Friday, 4 August 2023, Bengaluru, India
The business X, owned by Elon Musk and once known as Twitter, is streamlining its community-based fact-checking function, Community Notes. Users have previously received explanations from the feature for why a fact check was attached to a tweet, er, post. After three years of development, the business now claims that this additional context will be deleted for users already familiar with Community Notes.
In a post, Lucas Neumann, an employee of X, says that Community Notes will develop in line with users’ needs. Although they will continue to surface for audiences new to Community Notes, the business will eliminate the in-depth explanations about how Notes function as users become accustomed to the tool, he says.
“When we first introduced @CommunityNotes, the majority of users found the idea to be incredibly foreign. Neumann says people naturally tended to be wary and to ask plenty of questions when they came across a message. According to our research, versions with more text, as opposed to ones with less, helped consumers regard notes as amiable, helpful, fair, and trustworthy. They were also more able to comprehend that they were not produced by firm employees but by community members. My minimalist designer soul originally disagreed with these findings, but since our data was sound, we erred on the side of text abundance, says the author.
“After three years, we can finally begin streamlining and improving @CommunityNotes as it develops into a first-class product and gains more users’ trust. We’re using a “progressive onboarding” strategy; in cases where space allows, thorough explanations will still be displayed for audiences new to Community Notes, but streamlined versions will first be said for those with more expertise, according to Neumann.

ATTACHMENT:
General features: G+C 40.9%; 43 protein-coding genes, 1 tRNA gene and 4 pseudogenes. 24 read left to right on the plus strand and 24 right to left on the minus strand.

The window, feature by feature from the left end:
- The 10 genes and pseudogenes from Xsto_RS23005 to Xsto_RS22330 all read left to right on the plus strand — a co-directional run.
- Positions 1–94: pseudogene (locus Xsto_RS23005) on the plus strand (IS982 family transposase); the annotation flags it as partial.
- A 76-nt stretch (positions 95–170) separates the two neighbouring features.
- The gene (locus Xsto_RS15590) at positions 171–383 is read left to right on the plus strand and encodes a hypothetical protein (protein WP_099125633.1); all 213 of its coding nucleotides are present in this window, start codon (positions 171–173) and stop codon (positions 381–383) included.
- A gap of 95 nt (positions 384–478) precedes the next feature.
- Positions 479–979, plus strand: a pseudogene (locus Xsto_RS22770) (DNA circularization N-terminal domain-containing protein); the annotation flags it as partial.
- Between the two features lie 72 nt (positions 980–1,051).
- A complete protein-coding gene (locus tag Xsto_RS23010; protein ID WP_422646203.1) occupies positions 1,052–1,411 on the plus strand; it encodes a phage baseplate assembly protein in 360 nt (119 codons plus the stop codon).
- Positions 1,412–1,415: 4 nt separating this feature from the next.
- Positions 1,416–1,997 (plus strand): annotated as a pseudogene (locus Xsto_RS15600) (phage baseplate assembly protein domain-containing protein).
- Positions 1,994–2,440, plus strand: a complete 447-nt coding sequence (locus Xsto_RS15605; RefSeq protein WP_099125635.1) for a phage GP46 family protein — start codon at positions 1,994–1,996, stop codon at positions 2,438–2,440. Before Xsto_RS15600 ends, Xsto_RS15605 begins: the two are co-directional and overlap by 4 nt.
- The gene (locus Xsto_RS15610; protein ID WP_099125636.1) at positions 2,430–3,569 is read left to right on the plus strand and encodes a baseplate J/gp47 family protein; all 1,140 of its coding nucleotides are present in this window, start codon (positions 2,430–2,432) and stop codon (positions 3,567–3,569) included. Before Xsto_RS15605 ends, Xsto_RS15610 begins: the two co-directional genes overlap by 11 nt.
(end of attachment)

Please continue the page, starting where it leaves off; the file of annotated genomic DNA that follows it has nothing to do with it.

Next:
The modification is minor and undetectable, but it reflects the growing comprehension of the crowdsourced fact-checking methodology within X’s user base. The function formerly known as Birdwatch was introduced to Twitter’s global users in December 2022 following earlier tests. Over time, it was improved such that the “wisdom of the crowds,” so to speak, couldn’t be readily manipulated by someone or a group of people looking to spread false information.
A post or fact check cannot simply be upvoted or downvoted for correctness in the system. If such were the case, groups of writers with similar opinions could cooperate to further their positions. Instead, Community Notes employs a “bridging” algorithm to generate consensus among individuals who ordinarily hold disparate viewpoints. Only some can contribute to Community Notes right away. Before writing their notes, students must demonstrate their ability to write beneficial “notes” by accurately classifying previous messages as practical or Not Helpful, which awards them points. Users must maintain a high standard of quality contributions after achieving contributor status to keep that level.
As the company’s employee headcount, including in trust and safety and moderation, has decreased due to layoffs, Community Notes, which were initially designed to provide additional context for tweets that didn’t technically violate Twitter’s rules but may be misleading or lacking critical context, play a larger role on the new X.
Community Notes are the focus of ongoing development, even if other components of the old Twitter have been eliminated or changed, including newsletter subscriptions and the standing of third-party clients.
[Source of Information : Techcrunch.com]